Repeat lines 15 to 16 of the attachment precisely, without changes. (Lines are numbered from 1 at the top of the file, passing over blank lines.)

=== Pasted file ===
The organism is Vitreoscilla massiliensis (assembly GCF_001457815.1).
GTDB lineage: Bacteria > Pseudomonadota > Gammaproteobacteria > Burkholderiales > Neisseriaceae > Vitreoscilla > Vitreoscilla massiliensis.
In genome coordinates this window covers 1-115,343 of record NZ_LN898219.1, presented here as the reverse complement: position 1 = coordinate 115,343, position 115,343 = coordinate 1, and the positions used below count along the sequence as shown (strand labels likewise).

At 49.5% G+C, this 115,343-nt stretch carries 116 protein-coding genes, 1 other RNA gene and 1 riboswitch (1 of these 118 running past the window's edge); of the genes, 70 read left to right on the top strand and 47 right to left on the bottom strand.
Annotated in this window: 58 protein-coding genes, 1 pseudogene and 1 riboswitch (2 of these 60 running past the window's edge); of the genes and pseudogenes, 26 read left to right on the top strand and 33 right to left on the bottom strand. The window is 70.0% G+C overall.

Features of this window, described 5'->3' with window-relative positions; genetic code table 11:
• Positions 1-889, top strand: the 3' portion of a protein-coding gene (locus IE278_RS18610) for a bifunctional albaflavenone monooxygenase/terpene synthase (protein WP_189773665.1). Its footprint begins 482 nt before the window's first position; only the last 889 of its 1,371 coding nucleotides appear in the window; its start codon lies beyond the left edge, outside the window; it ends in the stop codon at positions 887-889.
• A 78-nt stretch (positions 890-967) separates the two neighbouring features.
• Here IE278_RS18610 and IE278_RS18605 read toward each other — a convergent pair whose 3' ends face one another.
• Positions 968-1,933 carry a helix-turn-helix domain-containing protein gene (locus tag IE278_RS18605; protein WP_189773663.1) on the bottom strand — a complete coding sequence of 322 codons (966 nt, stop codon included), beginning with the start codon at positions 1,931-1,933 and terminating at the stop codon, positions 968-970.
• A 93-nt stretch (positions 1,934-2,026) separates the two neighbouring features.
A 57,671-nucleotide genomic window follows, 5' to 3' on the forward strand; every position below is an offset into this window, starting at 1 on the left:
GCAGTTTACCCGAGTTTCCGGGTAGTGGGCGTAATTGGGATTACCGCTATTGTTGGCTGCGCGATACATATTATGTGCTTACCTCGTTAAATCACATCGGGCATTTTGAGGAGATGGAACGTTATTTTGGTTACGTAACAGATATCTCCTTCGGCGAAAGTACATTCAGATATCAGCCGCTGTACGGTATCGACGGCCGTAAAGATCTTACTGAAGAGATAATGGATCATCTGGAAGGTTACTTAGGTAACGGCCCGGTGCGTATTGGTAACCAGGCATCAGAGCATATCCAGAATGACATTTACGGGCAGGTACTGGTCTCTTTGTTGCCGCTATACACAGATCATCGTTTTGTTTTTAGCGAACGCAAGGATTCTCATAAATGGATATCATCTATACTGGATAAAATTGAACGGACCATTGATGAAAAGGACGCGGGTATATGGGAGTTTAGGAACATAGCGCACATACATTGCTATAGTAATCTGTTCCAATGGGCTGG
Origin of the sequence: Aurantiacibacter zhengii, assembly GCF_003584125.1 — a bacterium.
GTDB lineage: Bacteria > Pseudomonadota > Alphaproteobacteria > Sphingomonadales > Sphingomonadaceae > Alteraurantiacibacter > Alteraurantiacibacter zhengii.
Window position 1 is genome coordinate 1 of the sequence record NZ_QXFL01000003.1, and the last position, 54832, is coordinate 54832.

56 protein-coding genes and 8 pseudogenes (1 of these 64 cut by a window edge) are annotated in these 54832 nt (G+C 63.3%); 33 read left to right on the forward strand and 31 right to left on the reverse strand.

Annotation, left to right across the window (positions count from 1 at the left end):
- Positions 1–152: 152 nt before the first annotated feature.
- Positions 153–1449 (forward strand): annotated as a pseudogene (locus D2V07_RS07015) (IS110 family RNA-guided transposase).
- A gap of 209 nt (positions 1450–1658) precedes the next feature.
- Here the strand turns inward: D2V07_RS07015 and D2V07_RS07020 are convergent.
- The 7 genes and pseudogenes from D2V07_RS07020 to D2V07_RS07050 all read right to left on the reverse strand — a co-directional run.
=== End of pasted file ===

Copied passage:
GTDB lineage: Bacteria > Pseudomonadota > Alphaproteobacteria > Sphingomonadales > Sphingomonadaceae > Alteraurantiacibacter > Alteraurantiacibacter zhengii.
Window position 1 is genome coordinate 1 of the sequence record NZ_QXFL01000003.1, and the last position, 54832, is coordinate 54832.